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It was announced on Wednesday that Valeant Pharmaceuticals Intl Inc. (TSX:VRX)(NYSE:VRX) had completed its acquisition of Salix Pharmaceuticals Ltd. for US$10.96 billion. This ends the drama that included another company that tried to outbid Valeant, only to be bested by the acquiring juggernaut.
But now the question stands: What should investors do with Valeant stock now that this acquisition is done?
It depends on your level of risk because Valeant is a really risky bet right now. To begin with, the company has over $20 billion in debt, which is a significant chunk of the company’s overall market cap. Furthermore, there’s little doubt in my mind that Valeant might try to acquire another company, which will force it to bring on even more debt.
However, due to where interest rates are today and how easy money is flowing into these companies, it doesn’t seem like the worst situation for Valeant to take on debt when the times are good. If you can handle that risk of high debt, then Valeant could pay off in the long run because this acquisition could bear some significant fruit for the combined entity.
First and foremost, the cost savings of combining the two companies is expected to be around US$500 million within six months. This is coming from cuts in administration, sales, marketing, and research and development.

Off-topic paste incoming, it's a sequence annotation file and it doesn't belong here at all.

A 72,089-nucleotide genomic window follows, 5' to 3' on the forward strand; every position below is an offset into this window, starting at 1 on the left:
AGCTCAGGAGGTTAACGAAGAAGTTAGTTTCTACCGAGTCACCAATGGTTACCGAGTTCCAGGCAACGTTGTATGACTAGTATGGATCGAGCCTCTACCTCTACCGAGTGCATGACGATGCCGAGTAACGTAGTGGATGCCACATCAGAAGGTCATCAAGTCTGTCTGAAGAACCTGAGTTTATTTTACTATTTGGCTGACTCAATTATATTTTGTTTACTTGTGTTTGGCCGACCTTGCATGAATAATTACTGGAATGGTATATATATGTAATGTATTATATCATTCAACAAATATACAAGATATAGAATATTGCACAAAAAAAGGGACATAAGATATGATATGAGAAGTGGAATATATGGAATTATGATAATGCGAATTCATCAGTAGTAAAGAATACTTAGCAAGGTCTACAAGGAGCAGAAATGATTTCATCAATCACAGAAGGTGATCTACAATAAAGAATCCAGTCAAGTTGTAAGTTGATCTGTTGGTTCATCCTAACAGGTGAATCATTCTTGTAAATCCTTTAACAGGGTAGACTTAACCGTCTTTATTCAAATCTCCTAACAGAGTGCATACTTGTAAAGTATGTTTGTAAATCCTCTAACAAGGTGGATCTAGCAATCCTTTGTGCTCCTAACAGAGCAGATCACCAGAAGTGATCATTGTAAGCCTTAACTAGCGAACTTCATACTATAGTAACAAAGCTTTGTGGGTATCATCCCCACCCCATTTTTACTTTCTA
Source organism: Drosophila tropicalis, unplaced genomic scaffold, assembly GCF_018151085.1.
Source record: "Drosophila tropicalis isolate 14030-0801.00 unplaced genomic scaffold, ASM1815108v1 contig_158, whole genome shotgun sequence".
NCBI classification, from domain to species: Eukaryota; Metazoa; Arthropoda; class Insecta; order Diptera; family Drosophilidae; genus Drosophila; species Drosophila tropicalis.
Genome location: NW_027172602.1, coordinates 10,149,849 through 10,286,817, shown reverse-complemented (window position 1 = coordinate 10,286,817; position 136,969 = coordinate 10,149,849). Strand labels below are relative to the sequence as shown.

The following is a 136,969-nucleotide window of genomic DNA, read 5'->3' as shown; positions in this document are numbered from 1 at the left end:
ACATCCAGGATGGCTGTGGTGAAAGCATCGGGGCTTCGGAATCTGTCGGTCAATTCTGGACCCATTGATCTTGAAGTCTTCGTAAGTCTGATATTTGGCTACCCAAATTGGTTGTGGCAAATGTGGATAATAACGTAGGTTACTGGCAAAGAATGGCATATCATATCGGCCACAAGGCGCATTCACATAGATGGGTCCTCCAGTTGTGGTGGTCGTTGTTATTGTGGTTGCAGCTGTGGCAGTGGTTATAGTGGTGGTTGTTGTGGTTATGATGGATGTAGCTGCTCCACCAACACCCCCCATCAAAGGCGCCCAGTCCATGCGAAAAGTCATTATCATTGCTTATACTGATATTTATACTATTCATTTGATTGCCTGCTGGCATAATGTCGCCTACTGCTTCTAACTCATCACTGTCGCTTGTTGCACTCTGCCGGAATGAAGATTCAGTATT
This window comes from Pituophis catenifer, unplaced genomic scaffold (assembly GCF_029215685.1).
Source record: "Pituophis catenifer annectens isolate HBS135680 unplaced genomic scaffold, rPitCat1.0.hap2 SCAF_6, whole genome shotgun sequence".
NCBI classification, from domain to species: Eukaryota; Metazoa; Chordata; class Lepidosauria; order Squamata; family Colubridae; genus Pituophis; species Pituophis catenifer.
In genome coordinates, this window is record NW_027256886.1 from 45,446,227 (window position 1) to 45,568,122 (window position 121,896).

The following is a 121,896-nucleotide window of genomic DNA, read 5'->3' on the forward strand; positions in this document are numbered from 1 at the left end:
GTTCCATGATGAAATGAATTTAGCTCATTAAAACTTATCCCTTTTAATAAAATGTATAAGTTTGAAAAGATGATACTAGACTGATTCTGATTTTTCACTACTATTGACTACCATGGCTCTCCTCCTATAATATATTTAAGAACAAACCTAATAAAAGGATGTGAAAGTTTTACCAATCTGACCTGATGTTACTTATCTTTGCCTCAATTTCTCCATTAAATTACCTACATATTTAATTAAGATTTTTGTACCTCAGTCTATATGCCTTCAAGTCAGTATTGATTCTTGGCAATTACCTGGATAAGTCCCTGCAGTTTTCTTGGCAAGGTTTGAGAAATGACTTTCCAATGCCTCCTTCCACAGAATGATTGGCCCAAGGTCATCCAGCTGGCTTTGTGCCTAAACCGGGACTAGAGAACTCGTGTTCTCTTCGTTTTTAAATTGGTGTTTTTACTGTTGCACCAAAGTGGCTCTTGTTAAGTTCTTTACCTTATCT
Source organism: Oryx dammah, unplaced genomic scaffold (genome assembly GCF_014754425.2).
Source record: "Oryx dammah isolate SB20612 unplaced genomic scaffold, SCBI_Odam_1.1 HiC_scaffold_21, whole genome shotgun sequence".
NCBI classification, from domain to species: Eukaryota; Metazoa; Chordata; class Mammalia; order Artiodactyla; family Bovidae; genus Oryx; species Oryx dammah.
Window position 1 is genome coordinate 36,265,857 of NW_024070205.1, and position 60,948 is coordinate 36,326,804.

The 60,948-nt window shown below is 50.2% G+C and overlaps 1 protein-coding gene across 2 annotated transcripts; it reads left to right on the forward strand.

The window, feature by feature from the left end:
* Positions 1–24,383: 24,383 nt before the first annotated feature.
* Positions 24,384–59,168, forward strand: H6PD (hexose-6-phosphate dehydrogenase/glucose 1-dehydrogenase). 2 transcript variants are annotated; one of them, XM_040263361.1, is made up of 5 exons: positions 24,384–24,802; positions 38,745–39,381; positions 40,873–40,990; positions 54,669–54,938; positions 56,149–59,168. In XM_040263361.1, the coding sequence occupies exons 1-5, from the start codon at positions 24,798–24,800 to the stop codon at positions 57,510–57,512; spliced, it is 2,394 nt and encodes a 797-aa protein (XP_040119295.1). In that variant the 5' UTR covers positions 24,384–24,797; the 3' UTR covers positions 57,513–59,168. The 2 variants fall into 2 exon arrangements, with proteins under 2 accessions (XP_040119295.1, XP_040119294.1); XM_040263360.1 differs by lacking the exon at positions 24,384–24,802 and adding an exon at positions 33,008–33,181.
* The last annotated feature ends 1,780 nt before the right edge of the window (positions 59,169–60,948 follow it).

There is also the fact that moving Salix Pharmaceuticals from its headquarters in Raleigh, NC to Toronto, ON, the tax rate will drop severely. Paying only 5% on taxes will have a significant impact on the bottom line for Valeant.
However, the real reason this acquisition went down was because of Xifaxan 550. This is an antibiotic that is meant to treat diarrhea caused by E. coli. By May 27 we will know whether the FDA is going to approve the data from a new phase III study. If it does, this acquisition makes perfect sense. According to EvaluatePharma, Xifaxan could account for nearly US$2 billion a year in sales by 2020. That’s 24% of the total expected 2020 sales for the combined entity. And what’s particularly good is the patent for Xifaxan doesn’t expire until June 2024, so there is a long runway for Valeant to profit on it.
Should you buy?
If times were different, I would say avoid Valeant because it has a lot of debt. But the way the economy is right now with money lending, it doesn’t seem to be too much of a problem. If the debt concerns you, then you should avoid it.
However, if you want to follow hedge fund managers like Bill Ackman, buying Valeant isn’t a bad idea. However, I would wait to see if the price the stock is trading at now is its new low, or if it will break the support and fall back to pre-February numbers. Should it stay in the $240s, we might have a new price point for entry.
Valeant gives great exposure to the United States—and so do these three companies
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Fool contributor Jacob Donnelly has no position in any stocks mentioned. Tom Gardner owns shares of Valeant Pharmaceuticals. The Motley Fool owns shares of Valeant Pharmaceuticals.